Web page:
The Falling Faro John Davit

This is the last of the faro flourishes from John. While the concept and the actions are fairly simple, the smooth execution will require a moderate amount of practice. There is no effect as such. This is just a very pretty and showy way to square cards that have been faro shuffled together.

The Work. Cut the deck in position for a faro shuffle, being sure you get at least 27 cards in the right half. Perform a straddle faro, sandwiching the left half inside the right half.

As soon as the weaving of the cards is completed, regrasp the pack in the right hand as follows: Right thumb on the near long edge where the interlaced cards overlap; the right second finger on the far long edge where the interlaced cards overlap; the right first finger curled on top pressing down on the middle of the telescoped deck where the cards overlap.

The right hand now lifts the far end of the telescoped pack up so that the deck is being held in a vertical position, perpendicular to the floor. The two fingers and the right thumb should give you a firm grasp of the entire deck, leaving your left hand to set up for it's part. Also, your right hand

The left hand is extended toward the right perpendicular to the floor. (That is, with the thumb and forefinger toward the ceiling and the fourth finger toward the floor.) They should engulf the deck, the first three fingers on one side and the thumb on the other. They are not actually touching the deck. They are just surrounding it so they can "catch" it as it falls. The most important finger in what is to follow is the left little finger which rests beneath the telescoped pack. See the illustration.

You are now going to spring the cards off the right thumb and first finger simultaneously. As they spring from the right hand, gravity will cause the top level to fall square with the lower level onto the left little finger. They will be leaning at a slight angle on the inside of the left hand. At the conclusion of the cascade, they will be held (vertically) in a very deep mechanics grip in the left hand. The whole thing takes about two seconds from start to finish.

Regurgitations. This is a very pretty piece of card handling worth the hour or so it will take to master. It is so simple (unlike the triple waterfall) that I wish I had thought of it. The key to getting it to work smoothly and easily is to make sure your right hand grasps the cards on the edges where they overlap. This is great material and I'm delighted The Trapdoor was able to bring it to you.

After playing with this, I came up with a variation which some of you might find a little easier --- if not as impressive. It is based on the squeeze of the deck of cards which was made prior to the old cascade or waterfall. To execute, hold the telescoped deck between the right forefinger and the right thumb, right at the second knuckle. You have to hold them where the two halves interlace to do this smoothly. The left hand remains ready to catch the cards as they fall as described above.

Now squeeze the cards until they slide forward on the finger and thumb. This will cause them to bow toward the thumb crotch. The purpose of this squeezing is to separate each of the cards by a fraction of an inch. When they have been slid up to the tips of the forefinger and thumb, release the pressure on the cards. They will fall into your waiting left hand, onto your left little finger. Because of the space placed between each of the cards,the top half of the telescoped pack will fall flush with the lower half, squaring the deck.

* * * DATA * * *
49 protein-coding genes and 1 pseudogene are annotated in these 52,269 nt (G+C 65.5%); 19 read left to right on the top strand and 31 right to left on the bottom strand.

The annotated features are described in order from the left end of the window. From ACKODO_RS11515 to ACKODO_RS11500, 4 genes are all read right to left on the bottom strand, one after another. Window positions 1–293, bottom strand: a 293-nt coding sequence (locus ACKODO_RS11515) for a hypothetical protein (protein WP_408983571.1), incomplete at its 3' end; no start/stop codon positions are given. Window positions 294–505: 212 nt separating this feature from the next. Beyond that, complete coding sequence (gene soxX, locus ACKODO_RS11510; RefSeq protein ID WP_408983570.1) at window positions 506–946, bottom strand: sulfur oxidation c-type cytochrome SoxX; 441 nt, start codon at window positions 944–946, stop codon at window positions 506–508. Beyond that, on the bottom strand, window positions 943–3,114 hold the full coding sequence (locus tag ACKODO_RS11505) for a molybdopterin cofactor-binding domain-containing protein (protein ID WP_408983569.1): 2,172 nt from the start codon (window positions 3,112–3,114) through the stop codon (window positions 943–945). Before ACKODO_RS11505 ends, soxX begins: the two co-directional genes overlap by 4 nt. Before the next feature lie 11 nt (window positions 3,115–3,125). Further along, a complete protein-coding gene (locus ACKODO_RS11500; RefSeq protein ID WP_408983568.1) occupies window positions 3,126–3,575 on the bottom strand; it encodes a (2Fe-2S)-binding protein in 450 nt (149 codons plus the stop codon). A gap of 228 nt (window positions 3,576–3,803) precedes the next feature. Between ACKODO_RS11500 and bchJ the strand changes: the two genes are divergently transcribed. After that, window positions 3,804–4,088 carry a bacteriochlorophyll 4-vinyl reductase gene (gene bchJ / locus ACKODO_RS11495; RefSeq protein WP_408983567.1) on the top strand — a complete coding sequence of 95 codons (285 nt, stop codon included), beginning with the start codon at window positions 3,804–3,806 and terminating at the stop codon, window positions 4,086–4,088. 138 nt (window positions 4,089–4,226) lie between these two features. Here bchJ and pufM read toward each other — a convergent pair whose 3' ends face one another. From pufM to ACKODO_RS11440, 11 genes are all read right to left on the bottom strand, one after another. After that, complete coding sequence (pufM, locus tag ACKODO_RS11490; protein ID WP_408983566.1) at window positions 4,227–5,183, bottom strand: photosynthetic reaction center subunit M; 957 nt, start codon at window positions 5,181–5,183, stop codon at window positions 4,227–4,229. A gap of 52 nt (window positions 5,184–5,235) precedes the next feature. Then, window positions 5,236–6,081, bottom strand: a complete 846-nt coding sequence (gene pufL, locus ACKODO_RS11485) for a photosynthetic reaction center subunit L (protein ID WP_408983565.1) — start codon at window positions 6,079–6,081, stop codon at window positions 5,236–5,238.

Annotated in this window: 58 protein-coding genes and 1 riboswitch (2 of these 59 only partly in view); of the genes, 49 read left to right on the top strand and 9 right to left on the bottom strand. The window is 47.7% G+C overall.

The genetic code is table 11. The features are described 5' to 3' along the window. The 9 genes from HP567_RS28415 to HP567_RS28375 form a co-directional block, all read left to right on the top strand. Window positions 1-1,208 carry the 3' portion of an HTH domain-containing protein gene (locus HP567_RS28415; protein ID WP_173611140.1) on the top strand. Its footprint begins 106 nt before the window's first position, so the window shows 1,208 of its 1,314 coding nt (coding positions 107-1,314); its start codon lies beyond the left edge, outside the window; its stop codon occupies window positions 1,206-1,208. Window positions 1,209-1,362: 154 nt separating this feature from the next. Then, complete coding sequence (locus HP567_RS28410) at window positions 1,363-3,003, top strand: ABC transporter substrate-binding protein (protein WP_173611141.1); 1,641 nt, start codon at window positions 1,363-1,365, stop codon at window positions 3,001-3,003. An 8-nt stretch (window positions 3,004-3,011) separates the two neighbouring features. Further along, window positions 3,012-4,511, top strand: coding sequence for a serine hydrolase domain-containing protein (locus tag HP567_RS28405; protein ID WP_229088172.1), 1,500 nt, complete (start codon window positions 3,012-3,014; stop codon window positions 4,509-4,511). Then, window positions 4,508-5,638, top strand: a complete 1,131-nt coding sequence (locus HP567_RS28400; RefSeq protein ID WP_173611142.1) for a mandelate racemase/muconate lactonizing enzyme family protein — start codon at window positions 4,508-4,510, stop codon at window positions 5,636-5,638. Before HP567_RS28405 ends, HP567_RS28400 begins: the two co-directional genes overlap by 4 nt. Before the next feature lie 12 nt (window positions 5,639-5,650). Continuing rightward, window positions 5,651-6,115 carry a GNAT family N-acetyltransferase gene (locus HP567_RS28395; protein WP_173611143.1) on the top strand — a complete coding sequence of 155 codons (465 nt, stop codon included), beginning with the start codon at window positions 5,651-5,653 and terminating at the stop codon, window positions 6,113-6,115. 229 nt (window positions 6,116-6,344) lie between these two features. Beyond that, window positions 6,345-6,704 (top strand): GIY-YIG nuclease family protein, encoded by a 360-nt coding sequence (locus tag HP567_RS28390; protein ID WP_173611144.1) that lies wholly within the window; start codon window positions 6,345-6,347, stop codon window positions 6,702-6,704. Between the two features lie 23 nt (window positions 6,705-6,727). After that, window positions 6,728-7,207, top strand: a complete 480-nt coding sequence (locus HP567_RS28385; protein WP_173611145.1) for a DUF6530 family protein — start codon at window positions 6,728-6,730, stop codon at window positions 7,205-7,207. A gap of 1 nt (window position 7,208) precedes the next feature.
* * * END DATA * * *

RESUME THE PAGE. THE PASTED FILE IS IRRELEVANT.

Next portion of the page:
This is a very simple flourish to add to any faro shuffle when the cards are not set up an any obvious order (i.e. red half shuffled into a black half). It does not blend well with the Triple Waterfall just explained because the cards are bowed in opposite directions. However, you can either use a well broken in deck, or you can do this one with the cards face up after completing the Triple Waterfall with the cards face down. I will describe it face down since I don't use the two together.

This is almost too simple to require a description. I am not apologizing for it. I probably would not have published it by itself, but since you are learning stuff with a faro, you might as well learn this too. It's worth the little effort required. Split the deck into two packets, retaining at least 27 cards in the right half. Straddle faro the two halves together and push the two halves together so that they overlap for about an inch. Now grasp the telescoped pack in the right hand in position for the Charlier Pass. Place your right forefinger on the face of the pack, exactly in the middle where they overlap. Extend your left hand palm up. You are going to spring the cards over into your left hand so that they fall face up. You are not going to change their order or the fact that they are telescoped. You are just displaying the faces of the cards with the remark, "As you can see, they are well mixed."

You do this by raising the cards so that they are in a vertical position with the right thumb at the top and the right fingers at the bottom. Push with your right forefinger underneath and allow the top long edges of the cards to spring off the right thumb. Your left hand is there to catch the cards as they roll over. Your right thumb should allow them to spring off in a slow, steady fashion.

The cards land in your left hand in telescoped fashion. You can finish with the last two waterfalls from the Triple Waterfall or you can do a legitimate waterfall (without the diagonal pressure) using the technique described in the second waterfall of the three.

Regurgitations. As I stated earlier, this doesn't do anything. It just looks pretty. It will take all of ten minutes to learn to do. It will give you a reason to show off with a faro (to show the cards in random order) while at the same time doing a flourish.

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